Thursday, August 02, 2001

Offices open for flood victims

By Steve Kemme
The Cincinnati Enquirer

        Nancy Lloyd, whose $375,000 house in Loveland was destroyed in last month's flooding, took her first big steps toward recovering Wednesday.

        She walked into the gym/cafeteria of Fairfax Elementary School and applied for a low-interest loan from the U.S. Small Business Administration.

        “Here I am ready to retire,” said Mrs. Lloyd, 69, “and now I don't even have a house.”

    The Soil and Water Conservation districts of Hamilton and Clermont counties have logjam removal funds available for landowners whose property was damaged in the July 17-18 storms.
    Logjams can aggravate and increase flooding in prone areas, contribute to stream bank erosion and reduce stream flow during dry weather.
    Under the program, all debris and vegetation removed from a stream must be disposed of in a manner consistent with local floodplain and stream litter regulations. Also, trees leaning more than 45 degrees and having undercut roots may be removed.
    Removal of sediment or gravel is not eligible under this program.
    For an application in Hamilton County, call 772-7645. In Clermont County, call 732-2181.
        More than 60 victims of the July 17-18 flooding entered disaster assistance offices that opened Wednesday in Fairfax and Hamilton.

        In both offices, representatives from the SBA, the Ohio Emergency Management Agency, the American Red Cross and the Ohio Department of Insurance were available to assist.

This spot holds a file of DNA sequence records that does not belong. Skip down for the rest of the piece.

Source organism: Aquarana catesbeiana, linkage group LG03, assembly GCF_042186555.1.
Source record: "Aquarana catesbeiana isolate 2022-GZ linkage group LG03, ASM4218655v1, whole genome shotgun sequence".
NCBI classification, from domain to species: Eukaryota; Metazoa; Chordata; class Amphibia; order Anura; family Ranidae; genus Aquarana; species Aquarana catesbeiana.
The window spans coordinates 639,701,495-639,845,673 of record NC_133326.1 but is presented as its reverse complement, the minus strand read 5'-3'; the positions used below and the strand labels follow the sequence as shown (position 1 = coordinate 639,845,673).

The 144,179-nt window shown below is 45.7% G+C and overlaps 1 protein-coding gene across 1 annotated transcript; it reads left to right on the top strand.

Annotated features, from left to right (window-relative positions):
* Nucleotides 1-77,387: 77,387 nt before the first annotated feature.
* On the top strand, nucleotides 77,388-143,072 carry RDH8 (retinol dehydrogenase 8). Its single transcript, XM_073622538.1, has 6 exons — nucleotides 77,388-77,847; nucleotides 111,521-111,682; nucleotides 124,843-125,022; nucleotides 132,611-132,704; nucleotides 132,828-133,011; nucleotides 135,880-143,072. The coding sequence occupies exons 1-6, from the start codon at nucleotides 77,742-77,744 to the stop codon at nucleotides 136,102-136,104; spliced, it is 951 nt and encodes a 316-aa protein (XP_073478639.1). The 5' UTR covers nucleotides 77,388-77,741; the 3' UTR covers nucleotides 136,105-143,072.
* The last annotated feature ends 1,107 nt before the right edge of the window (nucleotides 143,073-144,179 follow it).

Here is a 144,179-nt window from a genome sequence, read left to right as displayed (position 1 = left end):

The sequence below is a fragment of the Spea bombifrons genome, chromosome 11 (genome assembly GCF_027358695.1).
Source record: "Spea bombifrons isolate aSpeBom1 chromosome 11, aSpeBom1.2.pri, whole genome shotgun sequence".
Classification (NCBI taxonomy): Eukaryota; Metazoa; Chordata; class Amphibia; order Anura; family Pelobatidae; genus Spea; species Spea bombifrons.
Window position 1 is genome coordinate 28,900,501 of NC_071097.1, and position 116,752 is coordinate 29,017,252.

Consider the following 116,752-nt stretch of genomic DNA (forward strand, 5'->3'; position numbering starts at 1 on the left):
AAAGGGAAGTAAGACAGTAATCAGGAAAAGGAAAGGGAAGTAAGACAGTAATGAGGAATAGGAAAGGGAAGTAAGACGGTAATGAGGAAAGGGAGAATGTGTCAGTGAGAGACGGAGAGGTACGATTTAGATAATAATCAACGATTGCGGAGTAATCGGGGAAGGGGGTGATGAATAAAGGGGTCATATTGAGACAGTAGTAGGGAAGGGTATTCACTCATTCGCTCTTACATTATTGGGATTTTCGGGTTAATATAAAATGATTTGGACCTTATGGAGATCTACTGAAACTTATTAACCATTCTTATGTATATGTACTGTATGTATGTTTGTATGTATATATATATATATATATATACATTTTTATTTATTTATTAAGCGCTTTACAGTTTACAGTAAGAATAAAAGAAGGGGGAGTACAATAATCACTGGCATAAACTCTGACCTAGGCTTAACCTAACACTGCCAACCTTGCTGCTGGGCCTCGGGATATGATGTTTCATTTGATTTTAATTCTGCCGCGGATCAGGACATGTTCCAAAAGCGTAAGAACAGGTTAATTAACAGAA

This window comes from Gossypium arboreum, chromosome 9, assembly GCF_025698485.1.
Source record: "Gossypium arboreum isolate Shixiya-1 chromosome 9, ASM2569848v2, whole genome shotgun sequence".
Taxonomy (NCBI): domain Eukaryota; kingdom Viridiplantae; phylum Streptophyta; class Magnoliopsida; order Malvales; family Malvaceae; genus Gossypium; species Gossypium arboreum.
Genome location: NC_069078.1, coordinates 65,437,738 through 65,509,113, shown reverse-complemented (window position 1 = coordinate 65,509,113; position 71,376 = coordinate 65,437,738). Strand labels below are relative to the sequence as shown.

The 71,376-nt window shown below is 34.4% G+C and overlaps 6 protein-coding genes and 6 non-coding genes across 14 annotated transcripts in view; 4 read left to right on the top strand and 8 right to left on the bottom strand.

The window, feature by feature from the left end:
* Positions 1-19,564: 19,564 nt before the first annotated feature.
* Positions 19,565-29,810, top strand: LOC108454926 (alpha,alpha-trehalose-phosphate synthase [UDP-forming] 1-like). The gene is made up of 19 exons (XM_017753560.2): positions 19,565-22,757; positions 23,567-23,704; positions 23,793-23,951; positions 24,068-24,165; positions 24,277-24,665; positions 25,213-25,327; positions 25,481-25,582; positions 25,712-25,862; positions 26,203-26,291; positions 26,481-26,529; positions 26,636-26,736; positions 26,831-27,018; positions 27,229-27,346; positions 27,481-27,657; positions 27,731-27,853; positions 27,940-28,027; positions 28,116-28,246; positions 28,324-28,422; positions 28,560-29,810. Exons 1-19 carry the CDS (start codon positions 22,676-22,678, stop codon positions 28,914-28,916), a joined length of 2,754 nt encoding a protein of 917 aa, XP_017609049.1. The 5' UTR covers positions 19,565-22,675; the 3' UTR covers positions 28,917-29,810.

Mrs. Lloyd and her husband, David, have no flood insurance and are staying in an apartment. They hope to secure enough money to build a new home on a different site.

        But they're thankful just to be alive. They had to climb on the roof of their house to escape the deadly floodwaters.

        “My husband had to swim from tree to tree to get to a neighbor's house and call for help,” Mrs. Lloyd said.

        In the Fairfax and the Hamilton offices, there was little or no waiting. Officials of agencies staffing those centers had expected more applicants the first day.

        They attributed the light turnout to Wednesday's being a workday, and to some people staying away for fear there would be a big first-day crowd.

        Representatives from the Cincinnati-Hamilton County Community Action Agency were in the Fairfax office to offer free home repairs for low-income flood victims.

        Flood victims must apply for SBA loans by Sept. 27. SBA loans are for individuals and businesses. Those who don't qualify can apply for state disaster assistance grants. It's a new Ohio program that started July 1.

        Almost every person who walked in had a sad story to tell.

        Joannie Rauckhorst, of Warren County's Deerfield Township, held her 11-month-old daughter on her lap on a folding chair in the Fairfax center as she answered the questions of an SBA representative.

        Flooding destroyed both family cars and left 4 feet of water in their basement.

        “It came up so fast from a drain in the basement that the sump pump couldn't handle it,” Mrs. Rauckhorst said.

        Water came rushing down the 400-foot-long driveway of Gary Sturni, of Hamilton, ripping up sheets of asphalt. He said the drainage system on Columbia Street is inadequate for heavy rains.

        Water caused a foundation wall of William and Doris Mack's house in Fairfax to collapse, forcing the couple to live temporarily with a daughter.

        Like many victims of the July 17-18 storm, they have no flood insurance.

        “After 40 years of no problems, now we have a big one,” Mrs. Mack said. “We had water in our yard before, but never in our house.”


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